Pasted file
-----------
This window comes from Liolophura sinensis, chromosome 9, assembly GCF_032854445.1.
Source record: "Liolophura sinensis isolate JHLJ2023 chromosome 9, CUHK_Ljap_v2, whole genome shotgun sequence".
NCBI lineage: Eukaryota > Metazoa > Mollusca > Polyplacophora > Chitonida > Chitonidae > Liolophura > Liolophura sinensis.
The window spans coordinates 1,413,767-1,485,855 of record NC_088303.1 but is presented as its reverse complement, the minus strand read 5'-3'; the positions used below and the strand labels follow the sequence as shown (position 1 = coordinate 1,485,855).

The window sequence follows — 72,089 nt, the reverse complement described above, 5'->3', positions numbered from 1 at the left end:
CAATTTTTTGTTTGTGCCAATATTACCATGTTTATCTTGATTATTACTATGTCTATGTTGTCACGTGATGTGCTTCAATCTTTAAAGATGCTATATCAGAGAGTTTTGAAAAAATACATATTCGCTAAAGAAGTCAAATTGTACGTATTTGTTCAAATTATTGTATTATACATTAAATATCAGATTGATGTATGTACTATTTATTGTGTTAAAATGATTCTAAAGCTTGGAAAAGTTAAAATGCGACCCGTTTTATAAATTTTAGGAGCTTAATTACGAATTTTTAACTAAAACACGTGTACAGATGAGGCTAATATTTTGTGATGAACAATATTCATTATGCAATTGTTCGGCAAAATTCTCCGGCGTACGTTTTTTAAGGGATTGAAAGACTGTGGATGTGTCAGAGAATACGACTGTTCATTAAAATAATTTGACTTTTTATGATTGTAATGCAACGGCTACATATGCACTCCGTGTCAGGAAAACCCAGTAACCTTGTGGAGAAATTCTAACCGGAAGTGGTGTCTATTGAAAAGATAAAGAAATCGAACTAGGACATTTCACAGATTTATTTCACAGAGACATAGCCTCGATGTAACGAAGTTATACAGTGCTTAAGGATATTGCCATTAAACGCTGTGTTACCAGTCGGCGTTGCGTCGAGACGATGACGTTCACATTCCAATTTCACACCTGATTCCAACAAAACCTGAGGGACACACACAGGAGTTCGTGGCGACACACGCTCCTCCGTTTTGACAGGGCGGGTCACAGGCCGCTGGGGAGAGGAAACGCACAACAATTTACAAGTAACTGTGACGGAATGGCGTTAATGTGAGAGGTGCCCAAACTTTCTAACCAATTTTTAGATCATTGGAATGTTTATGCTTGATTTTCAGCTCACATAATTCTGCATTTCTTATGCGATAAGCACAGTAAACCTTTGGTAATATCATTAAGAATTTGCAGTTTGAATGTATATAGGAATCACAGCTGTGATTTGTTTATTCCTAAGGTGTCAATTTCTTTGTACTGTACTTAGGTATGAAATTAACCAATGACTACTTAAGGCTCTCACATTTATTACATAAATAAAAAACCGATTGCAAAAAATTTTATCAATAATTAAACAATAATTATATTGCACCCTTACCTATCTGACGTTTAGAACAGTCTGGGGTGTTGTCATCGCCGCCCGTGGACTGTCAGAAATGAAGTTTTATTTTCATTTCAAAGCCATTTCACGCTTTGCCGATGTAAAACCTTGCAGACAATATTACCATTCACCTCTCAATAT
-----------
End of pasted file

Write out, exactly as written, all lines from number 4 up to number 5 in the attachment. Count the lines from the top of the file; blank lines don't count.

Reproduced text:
The window spans coordinates 1,413,767-1,485,855 of record NC_088303.1 but is presented as its reverse complement, the minus strand read 5'-3'; the positions used below and the strand labels follow the sequence as shown (position 1 = coordinate 1,485,855).

The window sequence follows — 72,089 nt, the reverse complement described above, 5'->3', positions numbered from 1 at the left end: